Posts Tagged ‘louise jordan’
If we needed any further confirmation that folk music is the new black, we found it when we flicked through the pages of the most recent issue of Vogue only to find several pages dedicated to the folk movement.
The July issue of the fashion bible includes a feature entitled ‘Merrie England’, a collection of images shot by photographer Tim Walker, which showcases the traditionalists who are keeping folklore alive. Usually associated with woolly jumpers and unkempt beards, Vogue’s editor – and self-confessed folk fanatic – Alex Shulman decided to celebrate the folk movement after hearing musician, and former burlesque dancer, Sam Lee perform earlier this year.
“As a longtime folkie, it’s a matter of great personal pleasure for me to see Tim Walker’s tribute, ‘Merrie England’ [on page 96]. It was while hearing musician Sam Lee perform a few months back that I decided we should celebrate folk, not only as a musical movement but as a lifestyle,” reads her editorial. “It is particularly gratifying that, as we were putting the story together, the power of folk – in its traditions, melodies and vernacular – was being brought to international attention by bands such as Mumford and Sons and independent singers such as Bella Hardy, and also by the monumental successful transfer of Jez Butterworth’s Jerusalem to standing ovations on Broadway.”
The 12-page feature includes singer Louise Jordan, clog dancer Laura Connolly, curator of the Museum of British Folklore, Simon Costin and ramblers Ed and Will – who travel the country on foot via Britain’s ancient footpaths, singing songs to earn their keep and gathering field recordings.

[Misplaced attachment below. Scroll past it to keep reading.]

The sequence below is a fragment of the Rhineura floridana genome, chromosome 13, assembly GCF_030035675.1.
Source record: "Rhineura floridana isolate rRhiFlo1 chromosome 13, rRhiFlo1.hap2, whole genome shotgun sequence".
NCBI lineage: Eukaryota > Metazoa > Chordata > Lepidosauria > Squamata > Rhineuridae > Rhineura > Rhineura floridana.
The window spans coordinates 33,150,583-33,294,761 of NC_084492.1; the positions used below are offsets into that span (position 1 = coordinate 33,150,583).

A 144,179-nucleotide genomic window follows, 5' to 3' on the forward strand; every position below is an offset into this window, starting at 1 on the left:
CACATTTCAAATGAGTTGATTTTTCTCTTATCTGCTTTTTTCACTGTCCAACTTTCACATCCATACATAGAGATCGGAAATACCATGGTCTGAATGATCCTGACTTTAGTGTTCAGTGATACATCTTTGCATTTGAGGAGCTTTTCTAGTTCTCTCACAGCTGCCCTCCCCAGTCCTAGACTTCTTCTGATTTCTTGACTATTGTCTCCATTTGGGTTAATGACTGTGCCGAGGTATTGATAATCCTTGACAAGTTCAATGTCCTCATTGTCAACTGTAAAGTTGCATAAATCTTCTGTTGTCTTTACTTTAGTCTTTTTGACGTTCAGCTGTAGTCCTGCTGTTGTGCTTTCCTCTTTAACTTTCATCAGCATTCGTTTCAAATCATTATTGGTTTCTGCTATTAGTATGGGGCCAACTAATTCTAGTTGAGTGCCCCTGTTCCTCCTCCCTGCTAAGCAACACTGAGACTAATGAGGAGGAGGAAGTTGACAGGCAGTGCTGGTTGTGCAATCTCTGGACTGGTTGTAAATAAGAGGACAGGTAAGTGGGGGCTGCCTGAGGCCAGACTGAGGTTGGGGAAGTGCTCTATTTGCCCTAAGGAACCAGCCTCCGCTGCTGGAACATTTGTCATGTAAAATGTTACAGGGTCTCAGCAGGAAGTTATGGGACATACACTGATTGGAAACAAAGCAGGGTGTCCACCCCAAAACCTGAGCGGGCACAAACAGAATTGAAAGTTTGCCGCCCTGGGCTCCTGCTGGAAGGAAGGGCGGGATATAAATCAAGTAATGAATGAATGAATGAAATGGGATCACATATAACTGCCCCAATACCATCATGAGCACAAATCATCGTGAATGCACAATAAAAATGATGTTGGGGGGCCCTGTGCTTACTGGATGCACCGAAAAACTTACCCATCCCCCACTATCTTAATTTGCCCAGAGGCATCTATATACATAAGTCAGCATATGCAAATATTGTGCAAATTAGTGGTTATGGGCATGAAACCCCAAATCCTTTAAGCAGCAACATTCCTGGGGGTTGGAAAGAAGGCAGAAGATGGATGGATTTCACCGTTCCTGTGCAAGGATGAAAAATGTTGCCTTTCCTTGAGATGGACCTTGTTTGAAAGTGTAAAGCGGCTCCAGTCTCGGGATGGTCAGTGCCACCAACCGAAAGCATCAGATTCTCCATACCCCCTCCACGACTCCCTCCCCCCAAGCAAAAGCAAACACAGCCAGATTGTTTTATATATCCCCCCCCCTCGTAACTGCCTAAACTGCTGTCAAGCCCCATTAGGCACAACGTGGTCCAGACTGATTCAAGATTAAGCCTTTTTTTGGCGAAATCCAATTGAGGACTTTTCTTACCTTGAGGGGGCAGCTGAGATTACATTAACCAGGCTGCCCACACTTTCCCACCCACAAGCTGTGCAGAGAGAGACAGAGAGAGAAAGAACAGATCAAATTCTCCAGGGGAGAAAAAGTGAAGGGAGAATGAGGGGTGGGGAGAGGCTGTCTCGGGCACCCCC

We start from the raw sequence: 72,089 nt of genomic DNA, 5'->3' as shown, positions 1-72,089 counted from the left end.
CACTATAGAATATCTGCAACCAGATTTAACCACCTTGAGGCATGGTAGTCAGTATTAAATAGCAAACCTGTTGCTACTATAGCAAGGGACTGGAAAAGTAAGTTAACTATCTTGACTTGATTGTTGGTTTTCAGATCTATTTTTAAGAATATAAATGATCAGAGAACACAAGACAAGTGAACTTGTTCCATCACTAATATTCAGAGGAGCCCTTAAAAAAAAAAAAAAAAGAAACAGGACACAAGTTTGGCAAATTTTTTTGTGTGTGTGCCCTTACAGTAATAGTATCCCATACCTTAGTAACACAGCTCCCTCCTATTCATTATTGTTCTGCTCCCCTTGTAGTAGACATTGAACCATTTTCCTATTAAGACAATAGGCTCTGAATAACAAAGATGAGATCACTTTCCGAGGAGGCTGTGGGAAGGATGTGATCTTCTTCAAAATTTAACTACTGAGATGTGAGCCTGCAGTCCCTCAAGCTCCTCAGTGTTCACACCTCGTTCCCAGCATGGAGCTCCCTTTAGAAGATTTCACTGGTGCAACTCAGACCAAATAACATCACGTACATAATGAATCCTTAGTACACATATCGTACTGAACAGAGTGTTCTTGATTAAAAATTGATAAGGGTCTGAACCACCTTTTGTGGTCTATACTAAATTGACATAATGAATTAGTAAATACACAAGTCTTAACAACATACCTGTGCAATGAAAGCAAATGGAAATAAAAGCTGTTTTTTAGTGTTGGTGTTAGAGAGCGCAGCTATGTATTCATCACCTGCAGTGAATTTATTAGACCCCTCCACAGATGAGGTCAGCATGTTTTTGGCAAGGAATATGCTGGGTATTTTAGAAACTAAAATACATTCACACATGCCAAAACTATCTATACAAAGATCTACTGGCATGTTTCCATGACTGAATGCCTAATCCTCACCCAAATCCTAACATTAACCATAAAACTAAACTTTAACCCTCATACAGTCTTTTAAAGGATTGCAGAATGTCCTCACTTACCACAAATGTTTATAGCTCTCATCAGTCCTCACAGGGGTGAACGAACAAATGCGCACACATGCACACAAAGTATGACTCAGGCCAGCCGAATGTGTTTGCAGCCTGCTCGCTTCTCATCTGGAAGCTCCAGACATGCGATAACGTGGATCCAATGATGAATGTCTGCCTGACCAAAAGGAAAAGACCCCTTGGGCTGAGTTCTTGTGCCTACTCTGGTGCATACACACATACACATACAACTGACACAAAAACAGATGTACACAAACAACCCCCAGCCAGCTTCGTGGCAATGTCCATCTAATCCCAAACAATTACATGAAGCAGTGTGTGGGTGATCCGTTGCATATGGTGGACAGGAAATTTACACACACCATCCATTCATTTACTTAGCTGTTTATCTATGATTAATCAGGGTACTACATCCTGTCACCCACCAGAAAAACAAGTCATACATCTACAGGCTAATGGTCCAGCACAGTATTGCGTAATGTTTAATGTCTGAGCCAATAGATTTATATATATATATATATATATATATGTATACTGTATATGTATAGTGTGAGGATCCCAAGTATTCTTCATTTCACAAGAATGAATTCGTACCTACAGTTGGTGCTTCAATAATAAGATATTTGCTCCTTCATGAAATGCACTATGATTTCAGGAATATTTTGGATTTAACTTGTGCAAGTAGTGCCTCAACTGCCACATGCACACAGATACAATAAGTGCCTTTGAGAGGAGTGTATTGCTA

“You can’t escape folk,” reads the opening paragraph. “Even at our most wordy and urbane and sophisticated, we’re still only a hop, skip and a bell jingle up the evolutionary ladder from the pagans who worshipped the arrival of spring, sacrificed virgins and rocked a lot of hessian.”
This unprecedented revival and subsequent creation of the ‘nu folk’ scene has of course been met with criticism from some hard-core long standing folkies, who believe that these rising stars – such as Johnny Flynn and Laura Marling – are undermining the folk traditional and its original roots. Although one school of thought is that the renaissance is a direct reaction to the over-exposure to Simon Cowell-style manufactured pop music. “Folk is evolutionary, it has to change to survive,” argues Sam Lee who has spent five years collecting folk songs from around the country to teach and perform. We’d love to hear your thoughts on the matter…